Rite Aid made the wrong move at the wrong time and buying Brooks Eckered chains sounded like a sound decision on paper but it brought the company more debt, bureaucracy and low performing stores than profits. The downfall of the economy simply add to the problem more as retail chains took a large hit due to rising drug prices and decreased profits. Rite Aid had a few options on getting out of this mess. One main avenue is to sell stores that are generating little to no overall profits to competitors and begin closing stores in locations with low prescription volume. This will decrease operating costs, administration costs and firing a few employees will help resolve the problem with salaries. Rite Aid is doing that already but it needs to begin aggressively “cutting the fat” or it will be a hunkering chain with no real productivity. The bad stores will simply sink the whole ship.
The second avenue available to Rite Aid is to declare bankruptcy. It will provide Rite Aid with some time to get its affairs in order, reassess its assets and provide some type of protection so it can clean house. Rite Aid’s fundamental flaw is that it is so focused on trying to expand more that it forgot to insure quality in already existing stores. What I mean by quality is that they expanded too fast with no established way to augment and increase individual store performance or a game plan. The classic example for this was seen in the takeover of Eckereds. After Rite Aid brought it, there were simply too many Eckereds stores right next to Rite Aid stores which is simply a waste of cash. Rite Aid should have negotiated better for the chain and avoided the toxic assets Eckereds held but cooperate greed and the desire to keep expanding allowed the management to make poor decisions that landed them in this pit they are in now – with low cash reserves, considerably less liquidity and a growing mountain of debt.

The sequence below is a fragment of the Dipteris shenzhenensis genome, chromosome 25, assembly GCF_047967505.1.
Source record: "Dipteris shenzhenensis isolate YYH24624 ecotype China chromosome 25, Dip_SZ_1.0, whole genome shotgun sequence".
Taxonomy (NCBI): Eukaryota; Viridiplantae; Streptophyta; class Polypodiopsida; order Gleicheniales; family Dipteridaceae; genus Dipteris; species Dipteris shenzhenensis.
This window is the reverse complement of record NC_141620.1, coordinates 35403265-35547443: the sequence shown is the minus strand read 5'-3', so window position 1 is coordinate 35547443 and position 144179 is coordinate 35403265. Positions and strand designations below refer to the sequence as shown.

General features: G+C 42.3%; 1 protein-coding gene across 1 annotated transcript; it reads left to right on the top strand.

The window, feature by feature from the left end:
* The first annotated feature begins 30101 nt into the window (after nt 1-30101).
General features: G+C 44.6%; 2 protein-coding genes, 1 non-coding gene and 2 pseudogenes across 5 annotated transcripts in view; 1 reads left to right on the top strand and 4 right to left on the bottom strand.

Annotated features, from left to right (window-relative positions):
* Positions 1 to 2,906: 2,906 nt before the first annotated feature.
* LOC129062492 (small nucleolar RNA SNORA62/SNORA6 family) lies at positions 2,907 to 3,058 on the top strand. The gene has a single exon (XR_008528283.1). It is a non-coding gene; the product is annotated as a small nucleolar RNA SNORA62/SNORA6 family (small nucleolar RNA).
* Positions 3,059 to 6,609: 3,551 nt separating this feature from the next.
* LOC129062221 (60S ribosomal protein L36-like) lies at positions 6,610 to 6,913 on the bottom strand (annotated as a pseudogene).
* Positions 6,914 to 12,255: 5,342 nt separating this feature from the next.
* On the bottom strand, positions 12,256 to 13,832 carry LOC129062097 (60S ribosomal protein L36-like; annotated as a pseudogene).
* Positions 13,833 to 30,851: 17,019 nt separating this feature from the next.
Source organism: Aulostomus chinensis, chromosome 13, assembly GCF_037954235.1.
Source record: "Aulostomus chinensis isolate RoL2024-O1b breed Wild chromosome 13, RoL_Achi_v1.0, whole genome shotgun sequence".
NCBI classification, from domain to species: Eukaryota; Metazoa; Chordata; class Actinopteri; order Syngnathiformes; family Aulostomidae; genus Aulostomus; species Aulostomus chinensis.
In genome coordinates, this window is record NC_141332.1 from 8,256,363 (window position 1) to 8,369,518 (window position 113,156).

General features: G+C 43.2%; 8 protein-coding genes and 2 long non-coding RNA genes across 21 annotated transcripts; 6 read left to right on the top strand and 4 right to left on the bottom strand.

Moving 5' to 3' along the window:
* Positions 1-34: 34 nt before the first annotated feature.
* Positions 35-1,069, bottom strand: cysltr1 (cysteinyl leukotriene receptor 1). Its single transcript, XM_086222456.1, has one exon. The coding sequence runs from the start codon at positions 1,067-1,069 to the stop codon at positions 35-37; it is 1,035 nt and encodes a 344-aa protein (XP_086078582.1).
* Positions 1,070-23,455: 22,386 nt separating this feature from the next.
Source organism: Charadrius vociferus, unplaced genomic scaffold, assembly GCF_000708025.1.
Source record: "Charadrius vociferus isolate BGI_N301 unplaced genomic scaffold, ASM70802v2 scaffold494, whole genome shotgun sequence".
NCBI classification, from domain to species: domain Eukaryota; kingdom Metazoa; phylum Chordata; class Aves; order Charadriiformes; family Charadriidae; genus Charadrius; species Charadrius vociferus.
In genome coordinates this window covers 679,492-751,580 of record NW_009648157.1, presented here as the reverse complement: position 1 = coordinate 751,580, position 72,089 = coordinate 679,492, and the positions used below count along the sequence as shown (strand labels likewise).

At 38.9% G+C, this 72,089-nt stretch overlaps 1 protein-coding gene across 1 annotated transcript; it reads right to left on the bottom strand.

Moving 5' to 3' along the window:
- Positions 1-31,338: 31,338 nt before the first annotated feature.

The Third option available to Rite Aid is to sell some of its assets. Currently Rite Aid is the perfect candidate for a buyout however none of the other major chains will touch Rite Aid due to the toxic assets it currently holds. Rite Aid would be able to survive and still be a huge regional power by selling off particular units (groups of stores) to competitors in less profitable regions of the country and becoming a strong regional power. Since Rite Aid is mostly in the North and Eastern US, they should focus on becoming a regional chain. National aspirations are good but it is that aspiration that got Rite Aid to where it is today. Simply sell other assets and use the extra cash to reduce the liabilities (the debt).
Let’s look at Rite Aid matches up to its market competitors:
Image Source: Yahoo Finance and Seeking Alpha
According to the data presented in the SEC filings and Yahoo Finance, Rite Aid’s best option is the third option. By cutting the amount of stores down, it enables the remaining stores to focus on performance. This requires a fundamental shift in the company thinking. The company is racing to open more and more stores when it should be taking a step back to analyze that they are doing wrong and begin to rectify the problem. Rite Aid is chasing the fantasy of being the #1 drug chain store in America when it can easily become a strong regional chain with large net profit. The only way to do that is to reduce the debt and that requires some sacrifice. Rite Aid is not prepared to do that which is why each Rite Aid store is close to $1.3 million dollars in debt. Compared to CVS and Walgreens, Rite Aid makes enough revenue to be a strong competitor in the market however it is generating low net income resulting from these debts. Rite Aid’s debt is like gangrene that is slowing destroying the company but the company does not want to amputate these toxic assets in order to survive and recover as a healthy unit. This is the fundamental flaw and problem with Rite Aid and until the company is ready to take this step, it will continue to suffer and if it goes on long enough, it would just be a matter of time before the charade is over.
Sources: All information presented or discussed in this article is based upon Rite Aid’s SEC filings recovered using the EDGAR database. Minor analysis from Seeking Alpha and Yahoo Finance were also used.